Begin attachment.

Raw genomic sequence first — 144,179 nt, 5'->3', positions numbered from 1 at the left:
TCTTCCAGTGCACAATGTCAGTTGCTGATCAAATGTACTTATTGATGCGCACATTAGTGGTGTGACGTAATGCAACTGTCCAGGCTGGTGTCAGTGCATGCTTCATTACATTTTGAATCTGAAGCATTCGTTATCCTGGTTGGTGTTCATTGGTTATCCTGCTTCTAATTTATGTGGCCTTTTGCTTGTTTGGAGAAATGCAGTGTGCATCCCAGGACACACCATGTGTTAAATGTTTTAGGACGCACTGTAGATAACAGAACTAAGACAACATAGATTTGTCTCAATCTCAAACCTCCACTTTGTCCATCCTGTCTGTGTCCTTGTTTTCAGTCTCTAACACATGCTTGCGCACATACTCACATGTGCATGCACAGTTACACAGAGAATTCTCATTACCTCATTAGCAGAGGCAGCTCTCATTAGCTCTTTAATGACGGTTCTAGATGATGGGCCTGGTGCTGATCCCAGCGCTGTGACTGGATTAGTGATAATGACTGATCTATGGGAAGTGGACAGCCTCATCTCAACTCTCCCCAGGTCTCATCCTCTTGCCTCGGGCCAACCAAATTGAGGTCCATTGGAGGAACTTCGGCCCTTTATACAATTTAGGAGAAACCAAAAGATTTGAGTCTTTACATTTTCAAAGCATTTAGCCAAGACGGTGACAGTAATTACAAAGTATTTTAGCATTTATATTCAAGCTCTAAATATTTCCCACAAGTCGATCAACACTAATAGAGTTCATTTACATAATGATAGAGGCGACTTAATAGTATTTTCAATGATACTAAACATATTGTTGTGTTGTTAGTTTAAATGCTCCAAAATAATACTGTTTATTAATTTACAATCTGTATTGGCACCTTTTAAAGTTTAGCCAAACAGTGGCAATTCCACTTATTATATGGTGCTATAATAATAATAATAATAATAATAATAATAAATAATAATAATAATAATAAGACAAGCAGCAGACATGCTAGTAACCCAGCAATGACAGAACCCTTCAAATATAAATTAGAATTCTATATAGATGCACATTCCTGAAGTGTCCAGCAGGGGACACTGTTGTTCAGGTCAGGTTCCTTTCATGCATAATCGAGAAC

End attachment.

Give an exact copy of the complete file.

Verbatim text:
Raw genomic sequence first — 144,179 nt, 5'->3', positions numbered from 1 at the left:
TCTTCCAGTGCACAATGTCAGTTGCTGATCAAATGTACTTATTGATGCGCACATTAGTGGTGTGACGTAATGCAACTGTCCAGGCTGGTGTCAGTGCATGCTTCATTACATTTTGAATCTGAAGCATTCGTTATCCTGGTTGGTGTTCATTGGTTATCCTGCTTCTAATTTATGTGGCCTTTTGCTTGTTTGGAGAAATGCAGTGTGCATCCCAGGACACACCATGTGTTAAATGTTTTAGGACGCACTGTAGATAACAGAACTAAGACAACATAGATTTGTCTCAATCTCAAACCTCCACTTTGTCCATCCTGTCTGTGTCCTTGTTTTCAGTCTCTAACACATGCTTGCGCACATACTCACATGTGCATGCACAGTTACACAGAGAATTCTCATTACCTCATTAGCAGAGGCAGCTCTCATTAGCTCTTTAATGACGGTTCTAGATGATGGGCCTGGTGCTGATCCCAGCGCTGTGACTGGATTAGTGATAATGACTGATCTATGGGAAGTGGACAGCCTCATCTCAACTCTCCCCAGGTCTCATCCTCTTGCCTCGGGCCAACCAAATTGAGGTCCATTGGAGGAACTTCGGCCCTTTATACAATTTAGGAGAAACCAAAAGATTTGAGTCTTTACATTTTCAAAGCATTTAGCCAAGACGGTGACAGTAATTACAAAGTATTTTAGCATTTATATTCAAGCTCTAAATATTTCCCACAAGTCGATCAACACTAATAGAGTTCATTTACATAATGATAGAGGCGACTTAATAGTATTTTCAATGATACTAAACATATTGTTGTGTTGTTAGTTTAAATGCTCCAAAATAATACTGTTTATTAATTTACAATCTGTATTGGCACCTTTTAAAGTTTAGCCAAACAGTGGCAATTCCACTTATTATATGGTGCTATAATAATAATAATAATAATAATAATAATAAATAATAATAATAATAATAAGACAAGCAGCAGACATGCTAGTAACCCAGCAATGACAGAACCCTTCAAATATAAATTAGAATTCTATATAGATGCACATTCCTGAAGTGTCCAGCAGGGGACACTGTTGTTCAGGTCAGGTTCCTTTCATGCATAATCGAGAAC